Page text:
Surgical repair of partial anomalous pulmonary venous connection shunting from left atrium to innominate vein
© Bobylev et al.; licensee BioMed Central Ltd. 2013
Received: 25 November 2012
Accepted: 12 April 2013
Published: 18 April 2013
Partial anomalous pulmonary venous connection (PAPVC) causes a left-to-right shunt from the anomalous pulmonary vein (PV) to a systemic vein. We report an uncommon adult case of PAPVC, in which the left upper PV drained into both the innominate vein and the left atrium (LA), demonstrating retrograde shunting from the LA to the innominate vein. The anomaly was surgically repaired.
KeywordsPartial anomalous pulmonary venous drainage PLSVC Intact atrial septum
Partial anomalous pulmonary venous connection (PAPVC) of the left pulmonary veins is significantly less frequent than right ones, and most commonly drained to the innominate vein. However, there are many patterns of anomalous draining, causing shunt from left atrium (LA) to systemic veins .
In the presented case, we describe an uncommon case of PAPVC of the left upper pulmonary vein, which drained both into the innominate vein and into the LA, causing left-to right shunt from LA to innominate vein. Snellen, et al.  described the patterns of anomalous pulmonary venous drainage using 52 autopsy cases and the 72 surgical cases, and showed one case of this anomaly. There are several case reports showing the similar pattern to our case [2–4]. We previously reported a case of partial anomalous pulmonary venous connection of the right upper pulmonary vein shunting from left atrium to superior vena cava , and in this case the division of the anomalous vein to the SVC was successfully done as a surgical repair. We had expected that simple ligation of the anomalous vein was enough to repair, but we needed the rerouting procedure to keep enough pathways from left upper pulmonary vein to the left atrium in the presenting case.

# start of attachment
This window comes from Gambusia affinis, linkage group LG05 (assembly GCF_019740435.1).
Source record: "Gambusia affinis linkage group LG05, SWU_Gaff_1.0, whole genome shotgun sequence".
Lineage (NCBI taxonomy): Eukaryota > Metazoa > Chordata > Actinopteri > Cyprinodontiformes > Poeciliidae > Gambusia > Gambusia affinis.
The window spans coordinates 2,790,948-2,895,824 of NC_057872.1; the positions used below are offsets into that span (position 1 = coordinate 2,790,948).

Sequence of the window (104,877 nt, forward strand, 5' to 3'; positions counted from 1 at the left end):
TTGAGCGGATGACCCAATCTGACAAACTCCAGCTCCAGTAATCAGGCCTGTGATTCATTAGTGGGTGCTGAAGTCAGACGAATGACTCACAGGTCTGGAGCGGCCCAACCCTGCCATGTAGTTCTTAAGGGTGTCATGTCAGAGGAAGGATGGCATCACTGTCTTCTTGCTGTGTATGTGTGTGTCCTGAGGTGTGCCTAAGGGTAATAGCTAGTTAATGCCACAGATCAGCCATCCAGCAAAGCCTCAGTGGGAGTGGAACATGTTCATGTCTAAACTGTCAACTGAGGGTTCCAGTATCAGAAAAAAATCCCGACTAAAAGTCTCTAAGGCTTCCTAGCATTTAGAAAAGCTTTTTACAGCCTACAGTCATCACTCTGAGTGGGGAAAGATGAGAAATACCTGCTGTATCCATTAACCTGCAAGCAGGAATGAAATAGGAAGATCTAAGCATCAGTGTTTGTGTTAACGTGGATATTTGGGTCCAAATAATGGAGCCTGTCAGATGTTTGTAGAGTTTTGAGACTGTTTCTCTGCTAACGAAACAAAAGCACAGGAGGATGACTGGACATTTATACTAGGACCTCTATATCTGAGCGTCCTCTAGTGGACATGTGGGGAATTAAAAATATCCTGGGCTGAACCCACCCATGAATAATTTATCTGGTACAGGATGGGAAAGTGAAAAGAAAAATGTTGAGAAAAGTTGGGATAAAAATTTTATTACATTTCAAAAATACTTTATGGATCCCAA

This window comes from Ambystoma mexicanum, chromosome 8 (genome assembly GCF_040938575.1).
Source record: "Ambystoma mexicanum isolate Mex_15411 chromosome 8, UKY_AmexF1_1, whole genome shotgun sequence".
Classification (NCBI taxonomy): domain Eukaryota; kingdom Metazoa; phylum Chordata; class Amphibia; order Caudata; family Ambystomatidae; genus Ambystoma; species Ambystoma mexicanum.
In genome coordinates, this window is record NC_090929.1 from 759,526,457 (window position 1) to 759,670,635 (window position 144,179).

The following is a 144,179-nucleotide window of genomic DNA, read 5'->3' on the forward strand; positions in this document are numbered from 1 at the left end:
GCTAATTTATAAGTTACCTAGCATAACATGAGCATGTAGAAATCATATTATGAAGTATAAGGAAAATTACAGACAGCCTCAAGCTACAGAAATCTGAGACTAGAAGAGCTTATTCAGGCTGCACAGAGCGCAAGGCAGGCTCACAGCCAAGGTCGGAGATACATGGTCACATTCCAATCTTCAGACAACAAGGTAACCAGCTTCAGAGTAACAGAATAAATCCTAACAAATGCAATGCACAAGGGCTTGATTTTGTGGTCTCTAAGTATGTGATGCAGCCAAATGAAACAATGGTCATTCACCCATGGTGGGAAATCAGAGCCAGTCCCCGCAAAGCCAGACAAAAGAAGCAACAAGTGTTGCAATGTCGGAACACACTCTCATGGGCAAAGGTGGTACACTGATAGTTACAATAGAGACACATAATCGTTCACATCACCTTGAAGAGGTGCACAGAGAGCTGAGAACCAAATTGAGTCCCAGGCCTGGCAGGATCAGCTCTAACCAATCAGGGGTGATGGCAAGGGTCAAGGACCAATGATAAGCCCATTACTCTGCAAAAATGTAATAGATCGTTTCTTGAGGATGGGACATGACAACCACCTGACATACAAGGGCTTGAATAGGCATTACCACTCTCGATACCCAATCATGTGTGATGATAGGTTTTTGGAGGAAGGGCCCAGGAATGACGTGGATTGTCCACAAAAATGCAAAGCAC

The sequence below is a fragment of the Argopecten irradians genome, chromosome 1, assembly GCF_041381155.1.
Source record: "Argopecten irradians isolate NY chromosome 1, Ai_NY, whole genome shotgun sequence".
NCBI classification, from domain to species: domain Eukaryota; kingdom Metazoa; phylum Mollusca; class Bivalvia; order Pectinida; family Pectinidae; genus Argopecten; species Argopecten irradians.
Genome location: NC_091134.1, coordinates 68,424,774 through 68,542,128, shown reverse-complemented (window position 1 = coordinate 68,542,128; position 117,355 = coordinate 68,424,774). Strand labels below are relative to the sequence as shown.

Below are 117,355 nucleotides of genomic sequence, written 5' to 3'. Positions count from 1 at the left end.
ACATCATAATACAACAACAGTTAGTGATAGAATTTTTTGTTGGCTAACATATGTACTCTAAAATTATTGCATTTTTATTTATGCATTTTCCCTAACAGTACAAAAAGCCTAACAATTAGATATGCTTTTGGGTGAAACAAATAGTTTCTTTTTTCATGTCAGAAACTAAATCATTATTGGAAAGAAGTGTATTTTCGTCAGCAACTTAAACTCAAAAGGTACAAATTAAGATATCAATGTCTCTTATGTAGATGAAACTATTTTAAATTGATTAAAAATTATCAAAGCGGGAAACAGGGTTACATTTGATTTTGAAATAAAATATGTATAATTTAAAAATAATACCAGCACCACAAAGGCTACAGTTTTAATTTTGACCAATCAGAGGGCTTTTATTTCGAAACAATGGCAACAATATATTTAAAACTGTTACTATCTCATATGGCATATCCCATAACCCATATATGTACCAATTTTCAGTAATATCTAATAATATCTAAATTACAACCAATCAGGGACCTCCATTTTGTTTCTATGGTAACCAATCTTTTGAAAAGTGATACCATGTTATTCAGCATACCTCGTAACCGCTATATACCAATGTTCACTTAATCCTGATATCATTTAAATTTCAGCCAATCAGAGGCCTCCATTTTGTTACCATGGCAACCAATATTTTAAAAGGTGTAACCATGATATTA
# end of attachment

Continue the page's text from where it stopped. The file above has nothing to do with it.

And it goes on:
In summary, we reported a rare adult case of PAPVC of the left upper pulmonary vein, which flow both into the innominate vein and the left atrium, requiring surgical rerouting of the distal end of the connecting vein to the left atrial appendage.
Written informed consent was obtained from the patient for publication of this case report and accompanying images. A copy of the written consent is available for review by the Editor-in-Chief of this journal.
We acknowledge the support by the German Research Foundation (Deutsche Forschungsgemeinschaft).
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